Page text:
Delays in cancer diagnosis: Which are the hardest tumours to diagnose early

Richard Heywood, University of Cambridge School of Clinical Medicine, Addenbrooke's Hospital, Hills Road, Cambridge, CB2 0SP

One of the big challenges in cancer care is the early diagnosis of disease; early diagnosis is critical if we want to cure patients of cancer, but some tumours give rise to non-specific symptoms and therefore might not be identified by GPs at the early stages. It has long been known that some tumours are detected at earlier stages than others, and this has important implications if we want to focus on early detection strategies. Some types of cancer would not benefit from these schemes, whereas others would. Lyratzopoulos et al. [1], writing in Lancet Oncology, used the number of GP visits before diagnosis as a surrogate for the delay until diagnosis.

The authors used information from the 2010 National Cancer Patient Experience Survey in England, specifically the section asking about the number of GP visits for their symptoms before their cancer diagnosis. Using a multivariate logistic regression model (accounting for age, gender, deprivation status and ethnic group), they calculated the odds ratio of visiting a GP three times or more for each cancer site, compared to a reference of one for rectal cancer.

They found that females, younger patients, non-white patients and the most deprived groups were significantly more likely to visit a GP three times or more compared to males, older patients, white patients and the most affluent groups (hence why these were adjusted for in the multivariate logistic regression model).

Using their model, they identified the cancers with the highest odds ratios of visiting a GP three times (i.e. the “hardest” to diagnose) as multiple myeloma (OR 3.42 compared to rectal cancer), pancreatic (OR 2.35), stomach (OR 1.96) and lung (OR 1.68). The cancers with the lowest odds ratios (i.e. the “easiest” to diagnose) were breast (OR 0.19 compared to rectal cancer), melanoma (OR 0.34), testicular (OR 0.47) and endometrial (OR 0.59). However, looking at the odds ratios for certain cancer types in different subgroups also showed interesting trends; for example, for bladder cancer women were much more likely than men (OR 2.31) to have seen a GP three times, suggesting that bladder cancer is diagnosed much earlier in men than women.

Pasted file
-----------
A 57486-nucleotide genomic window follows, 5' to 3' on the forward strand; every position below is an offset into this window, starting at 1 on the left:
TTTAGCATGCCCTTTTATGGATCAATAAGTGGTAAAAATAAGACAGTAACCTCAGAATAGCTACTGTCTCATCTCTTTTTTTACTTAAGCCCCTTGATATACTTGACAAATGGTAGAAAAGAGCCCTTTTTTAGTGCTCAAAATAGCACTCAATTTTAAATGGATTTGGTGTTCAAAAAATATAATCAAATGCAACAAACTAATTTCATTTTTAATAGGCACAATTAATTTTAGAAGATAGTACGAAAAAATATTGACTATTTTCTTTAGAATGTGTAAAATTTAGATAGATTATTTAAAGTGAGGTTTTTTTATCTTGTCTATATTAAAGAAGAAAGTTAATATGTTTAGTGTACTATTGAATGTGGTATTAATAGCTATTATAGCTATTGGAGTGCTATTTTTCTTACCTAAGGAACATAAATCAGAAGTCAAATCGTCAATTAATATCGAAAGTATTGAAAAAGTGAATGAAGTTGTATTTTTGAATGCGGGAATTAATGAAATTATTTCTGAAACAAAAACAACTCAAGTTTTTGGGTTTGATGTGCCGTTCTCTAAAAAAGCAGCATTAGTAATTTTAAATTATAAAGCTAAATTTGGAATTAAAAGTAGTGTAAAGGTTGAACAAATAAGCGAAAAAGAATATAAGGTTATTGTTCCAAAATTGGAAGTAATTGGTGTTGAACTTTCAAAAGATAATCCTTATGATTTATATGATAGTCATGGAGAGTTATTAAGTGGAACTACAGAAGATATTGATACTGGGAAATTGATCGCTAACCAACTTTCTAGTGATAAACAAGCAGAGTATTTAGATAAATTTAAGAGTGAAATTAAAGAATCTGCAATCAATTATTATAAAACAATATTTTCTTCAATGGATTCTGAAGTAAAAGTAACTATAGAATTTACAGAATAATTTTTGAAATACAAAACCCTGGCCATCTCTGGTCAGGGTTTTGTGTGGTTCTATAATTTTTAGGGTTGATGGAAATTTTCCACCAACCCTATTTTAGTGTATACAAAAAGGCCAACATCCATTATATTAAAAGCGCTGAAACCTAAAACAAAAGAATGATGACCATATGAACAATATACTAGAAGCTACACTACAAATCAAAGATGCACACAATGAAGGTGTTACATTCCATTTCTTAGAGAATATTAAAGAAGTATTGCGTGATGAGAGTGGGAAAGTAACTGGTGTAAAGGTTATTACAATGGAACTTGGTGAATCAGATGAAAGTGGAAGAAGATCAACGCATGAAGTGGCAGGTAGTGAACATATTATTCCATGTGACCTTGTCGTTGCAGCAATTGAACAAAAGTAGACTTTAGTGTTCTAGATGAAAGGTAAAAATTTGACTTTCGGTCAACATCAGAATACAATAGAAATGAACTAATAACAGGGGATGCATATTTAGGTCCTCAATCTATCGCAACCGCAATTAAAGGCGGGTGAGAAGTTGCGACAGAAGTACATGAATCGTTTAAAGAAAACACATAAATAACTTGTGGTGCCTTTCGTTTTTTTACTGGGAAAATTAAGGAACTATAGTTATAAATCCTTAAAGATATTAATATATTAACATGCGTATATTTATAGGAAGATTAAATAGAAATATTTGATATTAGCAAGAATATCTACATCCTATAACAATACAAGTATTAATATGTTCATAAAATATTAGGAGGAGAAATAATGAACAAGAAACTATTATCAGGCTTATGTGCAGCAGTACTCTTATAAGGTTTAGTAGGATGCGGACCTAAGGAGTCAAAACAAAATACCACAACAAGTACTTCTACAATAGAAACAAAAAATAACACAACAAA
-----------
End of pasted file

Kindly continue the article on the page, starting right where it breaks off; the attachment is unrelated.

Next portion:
Although there are some limitations to this study (it was based on a patient questionnaire with potential for inaccurate recall, it did not specify what time period the pre-diagnosis visits were within, and importantly only surveyed cancer survivors, and so cannot give information about the number of visits of patients who died), it does give some interesting results and suggests that early diagnosis strategies should be focused on certain tumours (e.g. multiple myeloma, pancreatic). It also suggests that there should be a focus on identification of tumours in certain subgroups in whom symptoms may be overlooked or put down to other causes; for example, GPs may attribute lower urinary tract symptoms in women to infection where they would be more worried about tumours in men. This paper is very informative and provides an evidence basis for future interventions to improve early diagnosis.

References: 

1. Lyratzopoulos G, Neal RD, Barbiere JM, Rubin GP, Abel GA. Variation in number of general practitioner consultations before hospital referral for cancer: findings from the 2010 National Cancer Patient Experience Survey in England. Lancet Oncology 2012 Apr; 13(4): 353-365.
doi: 10.1016/S1470-2045(12)70041-4

Story image from Wikimedia Commons